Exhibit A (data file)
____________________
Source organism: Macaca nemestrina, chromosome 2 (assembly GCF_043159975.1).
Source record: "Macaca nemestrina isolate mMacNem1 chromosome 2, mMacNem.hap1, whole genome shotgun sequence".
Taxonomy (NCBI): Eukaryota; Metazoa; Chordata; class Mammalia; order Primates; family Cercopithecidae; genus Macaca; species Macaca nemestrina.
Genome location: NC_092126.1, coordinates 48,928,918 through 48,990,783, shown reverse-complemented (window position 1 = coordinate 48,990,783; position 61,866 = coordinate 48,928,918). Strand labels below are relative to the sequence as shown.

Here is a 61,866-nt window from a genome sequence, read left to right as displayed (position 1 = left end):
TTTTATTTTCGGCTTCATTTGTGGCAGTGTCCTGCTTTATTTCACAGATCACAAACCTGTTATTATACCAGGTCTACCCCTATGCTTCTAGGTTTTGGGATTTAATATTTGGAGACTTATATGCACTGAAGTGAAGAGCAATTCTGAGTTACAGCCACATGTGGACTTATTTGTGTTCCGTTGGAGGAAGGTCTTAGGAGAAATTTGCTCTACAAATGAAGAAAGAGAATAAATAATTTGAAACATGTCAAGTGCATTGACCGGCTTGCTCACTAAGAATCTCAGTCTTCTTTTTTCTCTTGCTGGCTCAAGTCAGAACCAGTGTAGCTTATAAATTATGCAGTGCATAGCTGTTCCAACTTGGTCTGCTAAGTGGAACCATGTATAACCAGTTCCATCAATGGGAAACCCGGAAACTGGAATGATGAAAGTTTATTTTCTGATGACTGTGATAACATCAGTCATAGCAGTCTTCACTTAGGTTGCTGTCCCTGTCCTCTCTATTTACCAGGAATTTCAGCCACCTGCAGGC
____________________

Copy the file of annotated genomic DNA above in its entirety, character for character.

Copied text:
Source organism: Macaca nemestrina, chromosome 2 (assembly GCF_043159975.1).
Source record: "Macaca nemestrina isolate mMacNem1 chromosome 2, mMacNem.hap1, whole genome shotgun sequence".
Taxonomy (NCBI): Eukaryota; Metazoa; Chordata; class Mammalia; order Primates; family Cercopithecidae; genus Macaca; species Macaca nemestrina.
Genome location: NC_092126.1, coordinates 48,928,918 through 48,990,783, shown reverse-complemented (window position 1 = coordinate 48,990,783; position 61,866 = coordinate 48,928,918). Strand labels below are relative to the sequence as shown.

Here is a 61,866-nt window from a genome sequence, read left to right as displayed (position 1 = left end):
TTTTATTTTCGGCTTCATTTGTGGCAGTGTCCTGCTTTATTTCACAGATCACAAACCTGTTATTATACCAGGTCTACCCCTATGCTTCTAGGTTTTGGGATTTAATATTTGGAGACTTATATGCACTGAAGTGAAGAGCAATTCTGAGTTACAGCCACATGTGGACTTATTTGTGTTCCGTTGGAGGAAGGTCTTAGGAGAAATTTGCTCTACAAATGAAGAAAGAGAATAAATAATTTGAAACATGTCAAGTGCATTGACCGGCTTGCTCACTAAGAATCTCAGTCTTCTTTTTTCTCTTGCTGGCTCAAGTCAGAACCAGTGTAGCTTATAAATTATGCAGTGCATAGCTGTTCCAACTTGGTCTGCTAAGTGGAACCATGTATAACCAGTTCCATCAATGGGAAACCCGGAAACTGGAATGATGAAAGTTTATTTTCTGATGACTGTGATAACATCAGTCATAGCAGTCTTCACTTAGGTTGCTGTCCCTGTCCTCTCTATTTACCAGGAATTTCAGCCACCTGCAGGC